24 September 2012

“She couldn’t climb down, Jim”

L. Frank Baum’s Dorothy and the Wizard in Oz contains this dialogue between Dorothy Gale and the old horse Jim about Dorothy’s pet kitten:
“Why, where’s Eureka?” cried Dorothy, suddenly.

They all looked around, but the kitten was no place to be seen.

“She’s gone out for a walk,” said Jim, gruffly.

“Where? On the roof?” asked the girl.

“No; she just dug her claws into the wood and climbed down the sides of this house to the ground.”

“She couldn’t climb down, Jim,” said Dorothy. “To climb means to go up.”

“Who said so?” demanded the horse.

“My school-teacher said so; and she knows a lot, Jim.”

“To ‘climb down’ is sometimes used as a figure of speech,” remarked the Wizard.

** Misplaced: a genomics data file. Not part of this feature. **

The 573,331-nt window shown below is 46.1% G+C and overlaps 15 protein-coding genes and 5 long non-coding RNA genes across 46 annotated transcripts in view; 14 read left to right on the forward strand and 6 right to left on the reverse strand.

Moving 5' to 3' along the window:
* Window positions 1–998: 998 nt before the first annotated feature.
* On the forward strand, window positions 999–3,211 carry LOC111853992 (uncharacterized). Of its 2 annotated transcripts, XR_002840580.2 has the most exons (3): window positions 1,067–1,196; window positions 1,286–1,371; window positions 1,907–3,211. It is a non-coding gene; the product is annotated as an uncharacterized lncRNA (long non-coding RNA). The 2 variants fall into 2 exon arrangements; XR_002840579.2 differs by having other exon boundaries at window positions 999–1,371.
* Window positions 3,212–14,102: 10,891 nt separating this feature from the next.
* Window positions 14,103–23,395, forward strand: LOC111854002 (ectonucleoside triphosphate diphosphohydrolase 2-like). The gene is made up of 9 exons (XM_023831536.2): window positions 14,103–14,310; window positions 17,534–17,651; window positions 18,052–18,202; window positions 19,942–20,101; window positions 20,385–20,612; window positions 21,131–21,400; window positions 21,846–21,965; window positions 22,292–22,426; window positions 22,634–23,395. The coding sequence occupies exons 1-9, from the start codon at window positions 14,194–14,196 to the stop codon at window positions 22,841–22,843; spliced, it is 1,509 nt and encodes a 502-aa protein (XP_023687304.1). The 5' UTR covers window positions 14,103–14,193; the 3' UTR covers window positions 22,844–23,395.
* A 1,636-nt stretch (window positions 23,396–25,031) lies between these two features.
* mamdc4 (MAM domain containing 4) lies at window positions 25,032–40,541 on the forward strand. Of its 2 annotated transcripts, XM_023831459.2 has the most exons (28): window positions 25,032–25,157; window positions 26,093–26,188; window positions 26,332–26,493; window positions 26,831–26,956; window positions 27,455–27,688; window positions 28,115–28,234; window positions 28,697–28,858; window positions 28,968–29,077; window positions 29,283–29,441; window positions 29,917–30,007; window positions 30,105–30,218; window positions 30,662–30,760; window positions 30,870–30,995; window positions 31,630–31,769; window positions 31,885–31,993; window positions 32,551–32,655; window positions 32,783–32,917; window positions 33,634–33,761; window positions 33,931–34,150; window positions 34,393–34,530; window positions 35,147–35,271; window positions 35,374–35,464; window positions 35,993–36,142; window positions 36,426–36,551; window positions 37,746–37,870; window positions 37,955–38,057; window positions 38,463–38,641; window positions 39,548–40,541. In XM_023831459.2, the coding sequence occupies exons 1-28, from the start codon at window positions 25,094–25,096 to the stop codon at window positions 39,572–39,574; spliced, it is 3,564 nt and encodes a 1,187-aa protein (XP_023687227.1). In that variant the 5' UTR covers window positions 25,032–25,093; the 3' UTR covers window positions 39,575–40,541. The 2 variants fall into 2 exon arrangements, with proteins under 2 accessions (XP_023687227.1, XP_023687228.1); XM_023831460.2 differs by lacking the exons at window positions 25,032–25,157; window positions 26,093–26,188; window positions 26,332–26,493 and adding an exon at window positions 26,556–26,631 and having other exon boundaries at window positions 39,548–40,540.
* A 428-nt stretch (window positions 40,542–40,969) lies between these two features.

“Well, this was a figure of a cat,” said Jim, “and she went down, anyhow, whether she climbed or crept.”
I used the Google Ngram Viewer to test how often people writing in English used “climb/climbed/climbing down” over time.

The results show uses of “climb down” in various forms were relatively rare when Baum went to school. There was a marked ascent in the 1880s and ’90s, followed by a temporary turndown halfway through the next decade—precisely when Dorothy and the Wizard in Oz was published.

As a control, use of the verb “climb” in the same three forms rose steadily over most of the same period, with a much less pronounced dip (mostly for the “climbed” form) in the first decade of the 1900s.

That pattern seems consistent with “climb down” becoming popular in Baum’s adulthood, and thus coming to people’s attention as a “modern” usage even though there had been examples for decades earlier.

TOMORROW: And then there was a pushback.

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